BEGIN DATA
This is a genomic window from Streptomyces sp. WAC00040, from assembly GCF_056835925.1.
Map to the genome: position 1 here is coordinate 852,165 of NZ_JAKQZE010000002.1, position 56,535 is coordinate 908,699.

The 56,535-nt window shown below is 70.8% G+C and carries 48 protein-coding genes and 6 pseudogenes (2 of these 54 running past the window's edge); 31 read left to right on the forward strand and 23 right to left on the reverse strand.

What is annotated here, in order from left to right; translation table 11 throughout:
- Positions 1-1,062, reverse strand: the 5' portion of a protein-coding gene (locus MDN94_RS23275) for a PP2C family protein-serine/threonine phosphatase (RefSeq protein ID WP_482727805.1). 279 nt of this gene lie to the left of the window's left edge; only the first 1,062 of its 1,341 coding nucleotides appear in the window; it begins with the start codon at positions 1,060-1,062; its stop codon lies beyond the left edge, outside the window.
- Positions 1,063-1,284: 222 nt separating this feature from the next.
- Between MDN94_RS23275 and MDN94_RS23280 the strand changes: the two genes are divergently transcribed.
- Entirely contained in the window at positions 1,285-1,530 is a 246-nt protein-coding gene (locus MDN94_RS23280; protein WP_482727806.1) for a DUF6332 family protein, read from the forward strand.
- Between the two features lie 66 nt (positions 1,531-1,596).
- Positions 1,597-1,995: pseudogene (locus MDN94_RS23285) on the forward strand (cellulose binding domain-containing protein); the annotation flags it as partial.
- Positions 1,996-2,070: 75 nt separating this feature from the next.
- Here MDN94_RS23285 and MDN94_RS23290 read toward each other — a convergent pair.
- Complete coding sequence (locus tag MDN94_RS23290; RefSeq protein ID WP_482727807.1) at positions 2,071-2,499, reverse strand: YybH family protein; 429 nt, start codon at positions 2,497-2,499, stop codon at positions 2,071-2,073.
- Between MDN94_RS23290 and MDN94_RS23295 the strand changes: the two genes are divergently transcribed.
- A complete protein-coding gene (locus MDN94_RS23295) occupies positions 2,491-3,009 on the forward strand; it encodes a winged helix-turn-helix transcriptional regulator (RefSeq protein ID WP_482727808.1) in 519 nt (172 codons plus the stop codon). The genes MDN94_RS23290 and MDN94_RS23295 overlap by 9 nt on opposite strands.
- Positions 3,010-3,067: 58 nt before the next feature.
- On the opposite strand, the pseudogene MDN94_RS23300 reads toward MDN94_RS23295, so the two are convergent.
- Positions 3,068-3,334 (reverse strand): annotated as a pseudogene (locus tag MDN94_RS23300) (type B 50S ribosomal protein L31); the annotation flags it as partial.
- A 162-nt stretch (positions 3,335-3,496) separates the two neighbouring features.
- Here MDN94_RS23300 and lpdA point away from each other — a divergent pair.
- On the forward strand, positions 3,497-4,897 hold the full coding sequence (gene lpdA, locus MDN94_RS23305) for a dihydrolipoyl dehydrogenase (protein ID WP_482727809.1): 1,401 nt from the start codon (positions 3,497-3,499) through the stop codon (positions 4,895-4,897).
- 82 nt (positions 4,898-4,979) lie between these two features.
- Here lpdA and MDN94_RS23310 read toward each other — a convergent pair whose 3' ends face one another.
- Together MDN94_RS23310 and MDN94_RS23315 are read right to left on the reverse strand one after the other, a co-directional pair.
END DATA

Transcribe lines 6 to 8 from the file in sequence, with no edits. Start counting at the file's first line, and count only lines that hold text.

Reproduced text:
- Positions 1,063-1,284: 222 nt separating this feature from the next.
- Between MDN94_RS23275 and MDN94_RS23280 the strand changes: the two genes are divergently transcribed.
- Entirely contained in the window at positions 1,285-1,530 is a 246-nt protein-coding gene (locus MDN94_RS23280; protein WP_482727806.1) for a DUF6332 family protein, read from the forward strand.